If you’re lucky enough to be successful—and cursed enough to be “cool” at the same time—there’s always an awkward moment where your weirdest visions become someone else’s daily life. For French designer Natacha Ramsay-Levi, it happened on a street corner in Paris circa 2005…and it never stopped. “You see someone wearing your idea on the street, and you say to your friend, ‘Oh my God, I made that!’” says Ramsay-Levi from a studio in Spain. “And I still say that. Every time.”
She’ll soon have even more opportunities. This month, the veteran of Balenciaga, Louis Vuitton, and Chloé launches an unexpected new range called NRL for ECCO (as in, “Wait, like the shoes my Outdoor Ed teacher wore?”) that makes her coveted style available for far less cash. “I feel very good about it, because they have one of the best [design] teams I’ve ever met,” she says. “I was very impressed since day one by [their] innovation… the quality of the products are there. I would say the responsibility also with which everything is done is amazing."
Ramsay-Levi began her career as a teen intern for Balenciaga during Nicolas Ghesquiere’s famous tenure. She was in the atelier helping build Beyoncé’s epic “robot leggings,” and teetering “Lego shoes,” not to mention the brand’s signature City bags (which still command full-price attention at boutiques worldwide today). We think of Mary-Kate Olsen as the former avatar of luxe mess, but fashion insiders always knew the smeared mascara fingerprints of the trend could be traced back to Ramsay-Levi’s Parisian careen through the designer’s inner circle.
“We were all kind of amazed with her,” says Charlotte Chesnais, the jewelry sculptress whose time at Balenciaga overlapped with Ramsay-Levi. “She is super cool, yes, of course. Also, she knew her own mind, and she was not afraid to say, ‘Yes, this look. This is it.’ As a young woman in the fashion world, her confidence really helped show me the way.”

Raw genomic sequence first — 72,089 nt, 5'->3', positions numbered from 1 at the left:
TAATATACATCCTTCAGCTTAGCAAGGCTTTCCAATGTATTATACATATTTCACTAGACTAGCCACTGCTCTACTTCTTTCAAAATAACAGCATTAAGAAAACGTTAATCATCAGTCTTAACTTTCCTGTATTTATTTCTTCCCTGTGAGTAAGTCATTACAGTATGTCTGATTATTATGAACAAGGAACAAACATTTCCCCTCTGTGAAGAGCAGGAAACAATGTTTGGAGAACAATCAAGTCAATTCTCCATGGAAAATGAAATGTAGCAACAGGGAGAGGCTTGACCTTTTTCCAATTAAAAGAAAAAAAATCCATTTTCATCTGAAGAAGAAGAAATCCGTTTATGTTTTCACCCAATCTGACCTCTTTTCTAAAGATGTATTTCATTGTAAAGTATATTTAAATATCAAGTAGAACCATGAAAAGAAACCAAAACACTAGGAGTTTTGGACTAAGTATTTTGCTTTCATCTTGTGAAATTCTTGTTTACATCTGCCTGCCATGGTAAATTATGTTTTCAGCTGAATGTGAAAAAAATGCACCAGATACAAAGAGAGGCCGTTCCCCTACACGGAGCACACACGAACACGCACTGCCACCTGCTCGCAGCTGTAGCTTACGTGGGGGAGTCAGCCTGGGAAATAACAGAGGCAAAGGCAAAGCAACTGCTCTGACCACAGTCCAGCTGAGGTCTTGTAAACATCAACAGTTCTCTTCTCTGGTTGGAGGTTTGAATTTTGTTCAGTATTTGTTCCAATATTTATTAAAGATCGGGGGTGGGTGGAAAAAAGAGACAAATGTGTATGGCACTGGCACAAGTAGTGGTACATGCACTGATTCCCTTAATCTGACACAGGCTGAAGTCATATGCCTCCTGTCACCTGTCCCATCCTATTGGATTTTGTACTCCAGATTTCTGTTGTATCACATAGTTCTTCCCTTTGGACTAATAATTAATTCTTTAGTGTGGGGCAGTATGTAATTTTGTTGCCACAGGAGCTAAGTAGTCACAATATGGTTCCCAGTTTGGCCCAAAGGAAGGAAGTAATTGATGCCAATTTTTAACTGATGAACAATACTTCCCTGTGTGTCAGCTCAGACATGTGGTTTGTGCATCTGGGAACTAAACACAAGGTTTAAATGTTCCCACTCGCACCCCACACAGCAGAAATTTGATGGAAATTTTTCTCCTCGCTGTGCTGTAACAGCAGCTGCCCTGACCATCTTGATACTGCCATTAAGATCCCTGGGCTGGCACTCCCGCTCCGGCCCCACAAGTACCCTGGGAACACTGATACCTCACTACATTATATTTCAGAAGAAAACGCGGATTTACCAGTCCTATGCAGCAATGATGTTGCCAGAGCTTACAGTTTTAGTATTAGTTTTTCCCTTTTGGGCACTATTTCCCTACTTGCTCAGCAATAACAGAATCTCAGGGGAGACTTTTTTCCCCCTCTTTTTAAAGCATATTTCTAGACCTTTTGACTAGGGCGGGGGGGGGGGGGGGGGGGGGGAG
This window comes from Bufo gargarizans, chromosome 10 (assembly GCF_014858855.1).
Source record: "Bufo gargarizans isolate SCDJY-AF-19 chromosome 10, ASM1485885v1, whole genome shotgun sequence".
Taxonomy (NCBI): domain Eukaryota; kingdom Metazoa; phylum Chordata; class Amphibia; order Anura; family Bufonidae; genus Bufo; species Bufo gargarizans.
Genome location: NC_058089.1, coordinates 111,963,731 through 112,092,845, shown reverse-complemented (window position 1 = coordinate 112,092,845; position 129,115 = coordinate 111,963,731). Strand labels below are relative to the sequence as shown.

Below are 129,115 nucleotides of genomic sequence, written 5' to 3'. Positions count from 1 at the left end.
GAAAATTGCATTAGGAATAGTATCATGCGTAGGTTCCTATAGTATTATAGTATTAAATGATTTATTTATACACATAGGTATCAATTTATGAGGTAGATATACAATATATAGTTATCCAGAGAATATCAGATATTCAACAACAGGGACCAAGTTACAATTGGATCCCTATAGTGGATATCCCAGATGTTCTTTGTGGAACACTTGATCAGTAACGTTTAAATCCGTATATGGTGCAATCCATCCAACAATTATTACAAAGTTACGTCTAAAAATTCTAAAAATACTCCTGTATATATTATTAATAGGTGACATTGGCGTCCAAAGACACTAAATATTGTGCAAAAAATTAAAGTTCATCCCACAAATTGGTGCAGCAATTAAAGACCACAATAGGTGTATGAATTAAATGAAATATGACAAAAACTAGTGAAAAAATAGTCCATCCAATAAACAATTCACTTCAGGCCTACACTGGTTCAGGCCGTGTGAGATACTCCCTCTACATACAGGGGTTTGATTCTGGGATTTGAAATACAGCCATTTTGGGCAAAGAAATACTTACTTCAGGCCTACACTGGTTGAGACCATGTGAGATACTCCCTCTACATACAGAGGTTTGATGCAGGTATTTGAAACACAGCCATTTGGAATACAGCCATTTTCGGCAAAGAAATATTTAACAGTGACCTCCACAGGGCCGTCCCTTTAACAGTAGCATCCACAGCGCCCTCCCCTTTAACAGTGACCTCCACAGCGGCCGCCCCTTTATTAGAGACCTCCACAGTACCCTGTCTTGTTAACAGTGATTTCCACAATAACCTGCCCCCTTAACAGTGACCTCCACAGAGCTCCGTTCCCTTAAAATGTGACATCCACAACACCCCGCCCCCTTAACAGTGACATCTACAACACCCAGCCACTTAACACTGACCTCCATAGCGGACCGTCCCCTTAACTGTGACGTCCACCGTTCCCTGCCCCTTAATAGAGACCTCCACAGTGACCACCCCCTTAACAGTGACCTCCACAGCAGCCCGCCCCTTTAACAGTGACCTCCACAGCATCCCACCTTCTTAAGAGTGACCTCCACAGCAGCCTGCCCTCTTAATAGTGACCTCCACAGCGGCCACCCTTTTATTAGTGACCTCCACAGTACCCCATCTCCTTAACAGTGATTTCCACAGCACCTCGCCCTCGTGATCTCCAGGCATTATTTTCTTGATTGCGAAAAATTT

Those #uninfluenced by Ramsay-Levi’s early efforts had another chance to go all in when she was named creative director of Chloé in 2017. She was 37 years old and had big Susanna boots to fill: those of womenswear legend Clare Waight Keller, who was departing for Givenchy, and would later design Megan Markle’s wedding dress and a killer capsule for Uniqlo. But in a confident first collection, Ramsay-Levi nailed it. Gone were the scalloped pastel overcoats and beige-pink knitwear that anchored the brand’s established hold on Girl World. In came cropped moto jackets, brown corduroy suiting, and a cut-out pointy boot just witchy enough to make magic on the sales floors. Ramsay-Levi cannily rebooted the brand’s signature horse print—a Stella McCartney staple—but never made the equine styles feel like a redux. She lured Florence Pugh to her front row and took her show bows wearing high-rise jeans, her hair loose, her smile exhausted. Reviews were positive, and sales held steady—though business publications complained that a lack of “it bags” could hurt the label’s viability. And then in 2020, it all stopped.
“I was working in an environment full of fears,” she says of her past experiences. “I don't believe anymore in those big umbrellas. I prefer things that are a bit more intimate.” Ramsay-Levi was swiftly replaced by the formidable Uruguayan designer Gabriela Hearst, whose capably fresh designs, environmental awareness, and expanded sizing brought their own version of joy to Parisian style. But for those invested in Ramsay-Levi’s commitment to female-led, art-fueled clothes and accessories (It’s me, hi, I’m the sad girl, it’s me…), her departure felt like a little kick in the shins. But it was also the beginning of a sea change.